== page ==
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Who Owns the Delegated Task?


When an employee does work, I have a simple rule - if the work is great, they get the credit. If not great, the manager takes the blame. The caveat to that rule is that is the public message, for outside the team. Inside the team, and with the individual employee, the message is slightly different.

You want the employee to take ownership of the work. You want them to know that the final product is a reflection on their skill and abilities - so they should take it seriously. Let the employee know that the final product is how you are going to judge them. It isn't a "final" judgement, because you know that no one is one project, they are a body of work. You also know that they are expected to get better, not be perfect.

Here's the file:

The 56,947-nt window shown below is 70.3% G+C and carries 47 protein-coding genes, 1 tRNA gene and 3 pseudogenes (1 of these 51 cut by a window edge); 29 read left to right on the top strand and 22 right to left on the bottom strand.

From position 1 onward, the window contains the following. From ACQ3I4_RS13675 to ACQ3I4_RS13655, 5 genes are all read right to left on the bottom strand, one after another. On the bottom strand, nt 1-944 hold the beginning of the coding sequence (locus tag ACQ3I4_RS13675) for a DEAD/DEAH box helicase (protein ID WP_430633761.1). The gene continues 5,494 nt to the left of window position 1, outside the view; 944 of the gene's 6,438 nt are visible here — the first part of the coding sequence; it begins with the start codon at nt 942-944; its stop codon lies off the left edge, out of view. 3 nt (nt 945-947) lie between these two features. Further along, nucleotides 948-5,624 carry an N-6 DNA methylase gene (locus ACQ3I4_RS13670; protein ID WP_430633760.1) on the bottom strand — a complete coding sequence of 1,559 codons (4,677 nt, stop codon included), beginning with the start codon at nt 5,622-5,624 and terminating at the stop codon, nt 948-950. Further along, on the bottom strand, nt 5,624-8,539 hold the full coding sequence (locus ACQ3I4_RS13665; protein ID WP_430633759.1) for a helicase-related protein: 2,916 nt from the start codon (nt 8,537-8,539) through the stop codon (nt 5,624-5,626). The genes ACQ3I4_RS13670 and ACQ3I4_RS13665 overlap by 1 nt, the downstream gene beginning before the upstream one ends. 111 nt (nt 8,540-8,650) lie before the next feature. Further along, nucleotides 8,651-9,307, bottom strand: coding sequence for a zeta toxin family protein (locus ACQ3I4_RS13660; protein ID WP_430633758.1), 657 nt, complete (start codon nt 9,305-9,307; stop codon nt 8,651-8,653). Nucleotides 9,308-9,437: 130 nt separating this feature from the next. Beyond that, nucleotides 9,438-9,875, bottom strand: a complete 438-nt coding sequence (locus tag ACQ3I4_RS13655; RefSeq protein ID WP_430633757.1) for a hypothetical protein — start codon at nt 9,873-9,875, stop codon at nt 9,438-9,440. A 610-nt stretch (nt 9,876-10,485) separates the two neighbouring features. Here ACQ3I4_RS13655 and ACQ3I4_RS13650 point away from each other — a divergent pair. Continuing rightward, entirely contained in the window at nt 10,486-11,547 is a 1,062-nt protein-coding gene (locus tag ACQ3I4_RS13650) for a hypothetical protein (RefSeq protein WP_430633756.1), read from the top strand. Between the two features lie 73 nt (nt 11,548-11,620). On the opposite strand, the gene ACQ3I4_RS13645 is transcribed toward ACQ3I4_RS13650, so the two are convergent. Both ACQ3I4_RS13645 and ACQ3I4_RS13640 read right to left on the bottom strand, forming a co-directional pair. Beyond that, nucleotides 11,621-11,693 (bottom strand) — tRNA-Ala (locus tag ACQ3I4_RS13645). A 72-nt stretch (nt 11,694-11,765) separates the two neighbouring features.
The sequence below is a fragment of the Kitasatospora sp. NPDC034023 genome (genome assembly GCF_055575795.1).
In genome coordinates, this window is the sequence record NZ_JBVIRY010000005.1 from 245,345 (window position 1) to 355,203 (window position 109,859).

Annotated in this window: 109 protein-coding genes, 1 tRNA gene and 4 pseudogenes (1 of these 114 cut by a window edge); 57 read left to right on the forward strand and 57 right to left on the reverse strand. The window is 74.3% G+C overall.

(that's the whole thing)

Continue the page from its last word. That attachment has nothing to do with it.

The reason you send a different message outside the team is twofold:

  1. You want to protect the employee from unnecessary criticism. As manager, you job is to make sure they are in the position to do their best, and if they are worried about the outside pressure, they won't.

  2. It allows the employee to develop and build trust in you. Engaged employees feel support from their manager, not the fear that they won't be protected from other people outside the team.

It is your job to hold the people on your team accountable. This isn't about being nice or protective. In private, you point out the mistakes and help them grow. In public, you shelter them so they can succeed.

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